Miniature donuts, street taco’s, tasty burgers and street fairs. They have one thing in common- regulations that make it costly to do business in Utah. These hard-working food trucks have many obstacles in their way, as each county requires their own license and health department requirements. One county isn’t prohibitive, but when you multiply it by thirty counties, the cost ends up restricting where the food trucks can do business.
The Libertas Institute has introduced legislation to loosen the regulations on food trucks. The Bill would allow a food truck vendor to get licensing in their county of origin, and it would be honored in every county throughout the State. It is a reciprocity law. This law would make it easier and cheaper for food trucks to operate in the State. This adds up to a tasty proposition not only for the food trucks but also for the many venues that use food trucks as a draw for their events. They can now attract a wider variety of food trucks to serve their customers.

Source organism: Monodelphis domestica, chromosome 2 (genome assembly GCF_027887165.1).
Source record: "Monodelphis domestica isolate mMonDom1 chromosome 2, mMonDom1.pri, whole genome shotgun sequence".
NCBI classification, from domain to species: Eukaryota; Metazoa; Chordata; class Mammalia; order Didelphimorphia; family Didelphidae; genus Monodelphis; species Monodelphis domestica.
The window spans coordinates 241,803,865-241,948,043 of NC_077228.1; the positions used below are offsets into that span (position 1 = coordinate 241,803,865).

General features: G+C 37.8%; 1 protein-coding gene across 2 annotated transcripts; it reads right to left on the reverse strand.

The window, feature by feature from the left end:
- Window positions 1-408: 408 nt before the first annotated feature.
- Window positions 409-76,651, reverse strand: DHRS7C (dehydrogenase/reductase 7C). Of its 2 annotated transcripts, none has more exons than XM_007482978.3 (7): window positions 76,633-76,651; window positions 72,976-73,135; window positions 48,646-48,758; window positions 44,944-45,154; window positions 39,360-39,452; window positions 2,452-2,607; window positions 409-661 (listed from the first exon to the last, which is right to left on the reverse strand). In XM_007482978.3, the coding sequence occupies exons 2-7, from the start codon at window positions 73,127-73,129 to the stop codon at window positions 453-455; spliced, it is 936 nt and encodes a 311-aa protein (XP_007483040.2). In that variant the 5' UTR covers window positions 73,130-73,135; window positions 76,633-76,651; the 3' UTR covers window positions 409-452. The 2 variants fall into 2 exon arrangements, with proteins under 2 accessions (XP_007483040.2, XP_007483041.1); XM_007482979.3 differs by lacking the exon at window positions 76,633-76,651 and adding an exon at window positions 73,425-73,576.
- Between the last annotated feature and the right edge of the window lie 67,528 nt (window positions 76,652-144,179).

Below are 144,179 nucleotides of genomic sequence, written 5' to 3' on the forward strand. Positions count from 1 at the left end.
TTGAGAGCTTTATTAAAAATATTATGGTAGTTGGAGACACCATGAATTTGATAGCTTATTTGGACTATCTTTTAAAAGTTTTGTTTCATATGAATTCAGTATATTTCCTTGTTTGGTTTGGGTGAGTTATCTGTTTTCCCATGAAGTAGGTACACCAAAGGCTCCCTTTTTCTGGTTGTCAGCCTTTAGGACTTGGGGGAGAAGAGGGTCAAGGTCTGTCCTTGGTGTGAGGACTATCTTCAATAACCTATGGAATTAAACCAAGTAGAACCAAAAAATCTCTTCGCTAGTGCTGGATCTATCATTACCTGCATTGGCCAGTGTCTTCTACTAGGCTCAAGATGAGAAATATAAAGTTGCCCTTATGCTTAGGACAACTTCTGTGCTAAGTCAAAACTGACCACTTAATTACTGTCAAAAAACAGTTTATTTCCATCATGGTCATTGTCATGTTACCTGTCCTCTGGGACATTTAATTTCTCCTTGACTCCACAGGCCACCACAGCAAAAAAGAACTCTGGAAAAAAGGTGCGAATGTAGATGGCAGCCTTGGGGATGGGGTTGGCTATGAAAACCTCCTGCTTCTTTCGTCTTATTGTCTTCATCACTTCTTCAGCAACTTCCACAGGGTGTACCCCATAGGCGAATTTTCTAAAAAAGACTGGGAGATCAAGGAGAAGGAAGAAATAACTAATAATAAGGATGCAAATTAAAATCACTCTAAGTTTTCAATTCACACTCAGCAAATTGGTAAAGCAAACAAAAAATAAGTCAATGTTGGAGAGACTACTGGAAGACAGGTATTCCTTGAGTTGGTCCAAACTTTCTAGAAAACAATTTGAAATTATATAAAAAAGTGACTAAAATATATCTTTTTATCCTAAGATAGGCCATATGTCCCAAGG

On a personal note, we ran a miniature donut business for two years, we found the Utah laws to be so cost prohibitive that we ended up doing business in Idaho instead. In Idaho, they have reciprocity laws in place, so that you only need one license throughout the state.
In September, the Libertas Institute held a Food Truck for Freedom Rally to get the word out. Hundreds showed up despite bad weather to show support. To read more about this legislation go to http://libertasutah.org/policy-papers/foodtruck_freedom.pdf.
Call or write your local legislator to support loosening up regulations on food trucks. When you consider that under Governor Herbert, Utah has become the 13th most regulated state, it is time to support legislation to turn the tide and start reducing the red tape that many small businesses (in this case food trucks) encounter.